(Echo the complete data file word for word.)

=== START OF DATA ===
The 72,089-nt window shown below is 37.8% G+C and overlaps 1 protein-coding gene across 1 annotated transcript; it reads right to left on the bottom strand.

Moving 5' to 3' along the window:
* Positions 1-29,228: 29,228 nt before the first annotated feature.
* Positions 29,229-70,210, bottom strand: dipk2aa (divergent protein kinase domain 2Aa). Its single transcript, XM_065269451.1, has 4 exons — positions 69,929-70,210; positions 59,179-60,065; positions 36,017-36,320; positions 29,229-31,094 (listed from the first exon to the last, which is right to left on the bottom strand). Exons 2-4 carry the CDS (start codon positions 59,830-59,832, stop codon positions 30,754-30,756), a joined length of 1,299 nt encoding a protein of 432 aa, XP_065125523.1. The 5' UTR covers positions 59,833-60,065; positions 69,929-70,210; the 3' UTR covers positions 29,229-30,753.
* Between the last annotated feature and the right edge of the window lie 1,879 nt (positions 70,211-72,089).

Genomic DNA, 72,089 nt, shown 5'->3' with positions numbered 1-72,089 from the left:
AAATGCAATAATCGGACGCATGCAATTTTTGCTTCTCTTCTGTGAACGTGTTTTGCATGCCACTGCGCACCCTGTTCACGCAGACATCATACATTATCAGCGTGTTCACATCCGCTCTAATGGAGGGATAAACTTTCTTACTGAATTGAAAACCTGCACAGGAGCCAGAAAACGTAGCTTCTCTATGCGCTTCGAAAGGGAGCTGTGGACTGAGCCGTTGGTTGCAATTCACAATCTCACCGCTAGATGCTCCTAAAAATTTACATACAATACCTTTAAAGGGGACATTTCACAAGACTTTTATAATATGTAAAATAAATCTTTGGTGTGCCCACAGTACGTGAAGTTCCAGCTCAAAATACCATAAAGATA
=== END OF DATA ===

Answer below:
The 72,089-nt window shown below is 37.8% G+C and overlaps 1 protein-coding gene across 1 annotated transcript; it reads right to left on the bottom strand.

Moving 5' to 3' along the window:
* Positions 1-29,228: 29,228 nt before the first annotated feature.
* Positions 29,229-70,210, bottom strand: dipk2aa (divergent protein kinase domain 2Aa). Its single transcript, XM_065269451.1, has 4 exons — positions 69,929-70,210; positions 59,179-60,065; positions 36,017-36,320; positions 29,229-31,094 (listed from the first exon to the last, which is right to left on the bottom strand). Exons 2-4 carry the CDS (start codon positions 59,830-59,832, stop codon positions 30,754-30,756), a joined length of 1,299 nt encoding a protein of 432 aa, XP_065125523.1. The 5' UTR covers positions 59,833-60,065; positions 69,929-70,210; the 3' UTR covers positions 29,229-30,753.
* Between the last annotated feature and the right edge of the window lie 1,879 nt (positions 70,211-72,089).

Genomic DNA, 72,089 nt, shown 5'->3' with positions numbered 1-72,089 from the left:
AAATGCAATAATCGGACGCATGCAATTTTTGCTTCTCTTCTGTGAACGTGTTTTGCATGCCACTGCGCACCCTGTTCACGCAGACATCATACATTATCAGCGTGTTCACATCCGCTCTAATGGAGGGATAAACTTTCTTACTGAATTGAAAACCTGCACAGGAGCCAGAAAACGTAGCTTCTCTATGCGCTTCGAAAGGGAGCTGTGGACTGAGCCGTTGGTTGCAATTCACAATCTCACCGCTAGATGCTCCTAAAAATTTACATACAATACCTTTAAAGGGGACATTTCACAAGACTTTTATAATATGTAAAATAAATCTTTGGTGTGCCCACAGTACGTGAAGTTCCAGCTCAAAATACCATAAAGATA